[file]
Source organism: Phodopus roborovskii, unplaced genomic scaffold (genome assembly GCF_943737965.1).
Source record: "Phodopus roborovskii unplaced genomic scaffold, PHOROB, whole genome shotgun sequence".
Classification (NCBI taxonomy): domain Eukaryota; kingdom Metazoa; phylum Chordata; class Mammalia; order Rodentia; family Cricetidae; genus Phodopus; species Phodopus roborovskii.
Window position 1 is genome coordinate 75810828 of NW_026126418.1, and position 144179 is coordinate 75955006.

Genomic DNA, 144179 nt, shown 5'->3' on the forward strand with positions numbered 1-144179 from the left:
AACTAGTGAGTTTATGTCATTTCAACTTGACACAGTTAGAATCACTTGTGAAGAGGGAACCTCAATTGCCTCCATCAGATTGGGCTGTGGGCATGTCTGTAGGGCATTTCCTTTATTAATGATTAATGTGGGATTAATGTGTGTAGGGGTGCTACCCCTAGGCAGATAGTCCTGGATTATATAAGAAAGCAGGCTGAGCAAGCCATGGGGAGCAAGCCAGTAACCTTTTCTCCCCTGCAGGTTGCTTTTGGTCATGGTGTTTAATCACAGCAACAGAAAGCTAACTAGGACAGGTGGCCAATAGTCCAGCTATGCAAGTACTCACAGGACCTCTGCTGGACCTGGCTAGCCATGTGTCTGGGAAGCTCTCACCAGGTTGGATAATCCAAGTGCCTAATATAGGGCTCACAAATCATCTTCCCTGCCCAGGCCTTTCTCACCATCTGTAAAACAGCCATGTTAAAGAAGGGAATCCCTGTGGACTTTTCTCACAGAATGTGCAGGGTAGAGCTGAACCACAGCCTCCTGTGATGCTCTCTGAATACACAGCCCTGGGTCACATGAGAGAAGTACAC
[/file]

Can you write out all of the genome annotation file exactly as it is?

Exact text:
Source organism: Phodopus roborovskii, unplaced genomic scaffold (genome assembly GCF_943737965.1).
Source record: "Phodopus roborovskii unplaced genomic scaffold, PHOROB, whole genome shotgun sequence".
Classification (NCBI taxonomy): domain Eukaryota; kingdom Metazoa; phylum Chordata; class Mammalia; order Rodentia; family Cricetidae; genus Phodopus; species Phodopus roborovskii.
Window position 1 is genome coordinate 75810828 of NW_026126418.1, and position 144179 is coordinate 75955006.

Genomic DNA, 144179 nt, shown 5'->3' on the forward strand with positions numbered 1-144179 from the left:
AACTAGTGAGTTTATGTCATTTCAACTTGACACAGTTAGAATCACTTGTGAAGAGGGAACCTCAATTGCCTCCATCAGATTGGGCTGTGGGCATGTCTGTAGGGCATTTCCTTTATTAATGATTAATGTGGGATTAATGTGTGTAGGGGTGCTACCCCTAGGCAGATAGTCCTGGATTATATAAGAAAGCAGGCTGAGCAAGCCATGGGGAGCAAGCCAGTAACCTTTTCTCCCCTGCAGGTTGCTTTTGGTCATGGTGTTTAATCACAGCAACAGAAAGCTAACTAGGACAGGTGGCCAATAGTCCAGCTATGCAAGTACTCACAGGACCTCTGCTGGACCTGGCTAGCCATGTGTCTGGGAAGCTCTCACCAGGTTGGATAATCCAAGTGCCTAATATAGGGCTCACAAATCATCTTCCCTGCCCAGGCCTTTCTCACCATCTGTAAAACAGCCATGTTAAAGAAGGGAATCCCTGTGGACTTTTCTCACAGAATGTGCAGGGTAGAGCTGAACCACAGCCTCCTGTGATGCTCTCTGAATACACAGCCCTGGGTCACATGAGAGAAGTACAC